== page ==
If you've ever asked yourself "why did my pie crust..." then you're in the right place. Get all the answers to the most common pie crust problems so you can troubleshoot and fix your pies.
Why Does My Dough Stick To The Rolling Pin?
There are two reasons pie dough might stick to a rolling pin. One is that it is too warm so the fat in the dough becomes sticky. Chill the dough in the refrigerator for fifteen minutes and try again.
The second reason is that the dough is too wet. Pie dough only needs a little bit of water to come together because it relies on the butter as a binder. However, if the water density becomes too high, the dough becomes sticky.
Fix this by dusting the rolling pin and the outside of the pie dough with flour to absorb excess moisture. More may need added as you continue to roll out the dough.
Why Is My Pie Dough Cracking?
If you are using a frozen pie dough, it is cracking because it isn't thawed out enough. It needs about 90 minutes on the counter at room temperature before it is ready to be unrolled.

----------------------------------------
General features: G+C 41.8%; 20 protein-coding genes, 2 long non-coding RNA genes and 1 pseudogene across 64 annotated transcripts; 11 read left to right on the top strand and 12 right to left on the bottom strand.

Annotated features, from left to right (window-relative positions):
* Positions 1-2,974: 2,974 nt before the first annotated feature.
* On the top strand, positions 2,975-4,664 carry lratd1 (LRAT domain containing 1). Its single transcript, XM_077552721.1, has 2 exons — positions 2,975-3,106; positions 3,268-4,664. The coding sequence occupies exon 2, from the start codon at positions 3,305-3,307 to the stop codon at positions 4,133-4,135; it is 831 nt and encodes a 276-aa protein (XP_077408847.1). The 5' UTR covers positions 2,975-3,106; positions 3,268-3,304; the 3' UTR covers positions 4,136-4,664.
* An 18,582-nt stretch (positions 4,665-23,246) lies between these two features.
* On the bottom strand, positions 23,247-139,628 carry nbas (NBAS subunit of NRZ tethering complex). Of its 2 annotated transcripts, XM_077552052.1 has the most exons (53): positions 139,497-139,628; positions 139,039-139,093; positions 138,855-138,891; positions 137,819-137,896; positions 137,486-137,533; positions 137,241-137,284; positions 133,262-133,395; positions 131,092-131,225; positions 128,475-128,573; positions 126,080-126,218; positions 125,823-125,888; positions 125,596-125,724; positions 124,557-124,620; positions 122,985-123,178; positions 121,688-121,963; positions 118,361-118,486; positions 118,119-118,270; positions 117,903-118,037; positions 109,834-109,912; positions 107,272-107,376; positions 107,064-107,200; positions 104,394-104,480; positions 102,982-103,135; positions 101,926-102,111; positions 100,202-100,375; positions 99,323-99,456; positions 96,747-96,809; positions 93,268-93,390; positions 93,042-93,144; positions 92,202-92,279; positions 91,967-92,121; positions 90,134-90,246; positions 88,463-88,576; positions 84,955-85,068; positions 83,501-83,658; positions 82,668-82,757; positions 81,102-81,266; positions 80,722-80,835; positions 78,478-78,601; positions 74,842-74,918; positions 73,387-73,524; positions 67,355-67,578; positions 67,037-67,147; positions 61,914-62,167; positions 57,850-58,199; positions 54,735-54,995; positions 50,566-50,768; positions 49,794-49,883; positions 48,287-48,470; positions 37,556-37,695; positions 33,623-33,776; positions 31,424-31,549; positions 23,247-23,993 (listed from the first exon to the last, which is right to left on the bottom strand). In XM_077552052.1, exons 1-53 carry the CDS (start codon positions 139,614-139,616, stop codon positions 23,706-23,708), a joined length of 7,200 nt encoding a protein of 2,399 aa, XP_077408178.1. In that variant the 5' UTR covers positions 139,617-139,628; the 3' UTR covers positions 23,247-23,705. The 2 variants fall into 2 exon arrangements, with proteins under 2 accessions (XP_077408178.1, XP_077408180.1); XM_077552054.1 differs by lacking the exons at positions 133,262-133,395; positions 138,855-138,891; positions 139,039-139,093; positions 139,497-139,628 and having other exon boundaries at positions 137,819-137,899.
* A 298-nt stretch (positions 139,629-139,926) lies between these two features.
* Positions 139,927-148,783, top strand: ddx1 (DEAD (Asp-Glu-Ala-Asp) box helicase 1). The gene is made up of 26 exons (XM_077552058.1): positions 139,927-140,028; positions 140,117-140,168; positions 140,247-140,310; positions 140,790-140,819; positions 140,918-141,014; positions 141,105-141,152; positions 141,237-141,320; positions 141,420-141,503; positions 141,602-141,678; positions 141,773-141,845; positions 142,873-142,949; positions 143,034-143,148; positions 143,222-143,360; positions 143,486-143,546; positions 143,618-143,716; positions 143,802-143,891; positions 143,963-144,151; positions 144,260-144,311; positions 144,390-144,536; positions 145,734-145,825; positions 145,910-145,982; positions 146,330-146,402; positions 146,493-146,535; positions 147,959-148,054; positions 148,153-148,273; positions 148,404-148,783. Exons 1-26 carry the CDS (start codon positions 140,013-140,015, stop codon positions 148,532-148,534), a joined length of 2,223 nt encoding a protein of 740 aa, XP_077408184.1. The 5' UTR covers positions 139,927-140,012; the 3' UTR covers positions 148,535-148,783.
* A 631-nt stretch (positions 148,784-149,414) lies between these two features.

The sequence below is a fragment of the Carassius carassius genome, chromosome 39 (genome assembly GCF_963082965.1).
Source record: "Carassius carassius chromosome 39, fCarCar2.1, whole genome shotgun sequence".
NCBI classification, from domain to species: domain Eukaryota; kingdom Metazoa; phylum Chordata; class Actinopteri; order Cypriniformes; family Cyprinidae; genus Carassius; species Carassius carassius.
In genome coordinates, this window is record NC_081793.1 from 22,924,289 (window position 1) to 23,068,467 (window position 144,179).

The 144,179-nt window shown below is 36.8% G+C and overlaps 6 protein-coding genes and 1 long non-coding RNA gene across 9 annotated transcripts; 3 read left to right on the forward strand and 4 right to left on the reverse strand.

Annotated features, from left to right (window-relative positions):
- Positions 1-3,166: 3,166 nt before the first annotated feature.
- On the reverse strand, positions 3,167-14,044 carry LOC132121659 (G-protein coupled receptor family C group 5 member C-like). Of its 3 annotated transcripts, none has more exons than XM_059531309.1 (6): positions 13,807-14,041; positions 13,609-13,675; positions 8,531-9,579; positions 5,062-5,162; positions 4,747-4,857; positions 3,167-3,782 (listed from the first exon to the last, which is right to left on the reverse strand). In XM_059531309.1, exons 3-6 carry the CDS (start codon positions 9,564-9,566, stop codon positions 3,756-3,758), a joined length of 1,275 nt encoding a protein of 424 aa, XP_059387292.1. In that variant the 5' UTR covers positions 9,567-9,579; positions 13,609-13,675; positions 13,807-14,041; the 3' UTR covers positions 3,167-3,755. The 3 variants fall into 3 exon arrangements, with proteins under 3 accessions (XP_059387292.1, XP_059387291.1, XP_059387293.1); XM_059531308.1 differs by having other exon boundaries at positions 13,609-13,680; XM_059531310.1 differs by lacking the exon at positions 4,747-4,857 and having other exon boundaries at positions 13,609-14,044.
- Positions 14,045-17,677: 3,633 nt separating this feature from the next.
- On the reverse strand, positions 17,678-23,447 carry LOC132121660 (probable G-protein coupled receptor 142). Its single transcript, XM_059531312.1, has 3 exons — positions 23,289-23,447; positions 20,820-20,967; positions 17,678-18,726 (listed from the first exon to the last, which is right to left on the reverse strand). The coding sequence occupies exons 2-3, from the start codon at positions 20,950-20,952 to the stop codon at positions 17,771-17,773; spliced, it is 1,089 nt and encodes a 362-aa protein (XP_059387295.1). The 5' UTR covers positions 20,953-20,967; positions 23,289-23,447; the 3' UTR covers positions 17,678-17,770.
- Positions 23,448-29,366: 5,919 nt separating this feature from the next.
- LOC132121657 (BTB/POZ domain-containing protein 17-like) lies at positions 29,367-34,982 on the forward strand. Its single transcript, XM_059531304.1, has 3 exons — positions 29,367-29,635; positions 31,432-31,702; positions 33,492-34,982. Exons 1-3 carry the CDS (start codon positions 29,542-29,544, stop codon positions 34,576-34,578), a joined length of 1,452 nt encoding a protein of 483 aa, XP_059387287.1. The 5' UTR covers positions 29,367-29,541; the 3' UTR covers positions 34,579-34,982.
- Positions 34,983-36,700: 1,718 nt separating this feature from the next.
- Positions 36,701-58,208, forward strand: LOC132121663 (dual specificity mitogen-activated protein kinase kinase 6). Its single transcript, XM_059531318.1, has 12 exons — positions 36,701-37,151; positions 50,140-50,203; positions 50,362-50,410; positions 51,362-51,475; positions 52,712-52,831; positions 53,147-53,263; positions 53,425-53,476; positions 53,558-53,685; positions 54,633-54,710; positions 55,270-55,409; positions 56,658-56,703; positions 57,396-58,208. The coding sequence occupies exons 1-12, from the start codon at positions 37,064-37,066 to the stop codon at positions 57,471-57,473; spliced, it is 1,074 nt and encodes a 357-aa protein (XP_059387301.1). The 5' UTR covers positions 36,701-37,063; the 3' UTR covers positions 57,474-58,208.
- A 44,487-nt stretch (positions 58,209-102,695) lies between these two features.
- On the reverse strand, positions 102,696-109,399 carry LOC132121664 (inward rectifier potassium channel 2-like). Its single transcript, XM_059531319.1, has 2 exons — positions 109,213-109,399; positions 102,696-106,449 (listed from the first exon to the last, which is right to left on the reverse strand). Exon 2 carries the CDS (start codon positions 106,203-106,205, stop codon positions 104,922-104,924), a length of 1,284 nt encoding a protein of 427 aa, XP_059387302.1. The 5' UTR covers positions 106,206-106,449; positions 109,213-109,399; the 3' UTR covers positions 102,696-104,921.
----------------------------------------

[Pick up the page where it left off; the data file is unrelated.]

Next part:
If your homemade pie dough is cracking it is because the dough is too cold or too dry.
If it is too cold just give it a 10-15 minutes at room temperature and then try again. The pie dough should always be pliable but not limp.
If the dough is too dry, spray it with water from a spray bottle to lightly dampen it. This keeps it from getting too wet to the point of wonder why the pie crust is now sticky. Always start with less than you think you need.
Why Did My Pie Dough Shrink?
Shrinkage is almost universally the result of the dough being too warm or too tough. This sometimes becomes a problem if you make your dough in a food processor.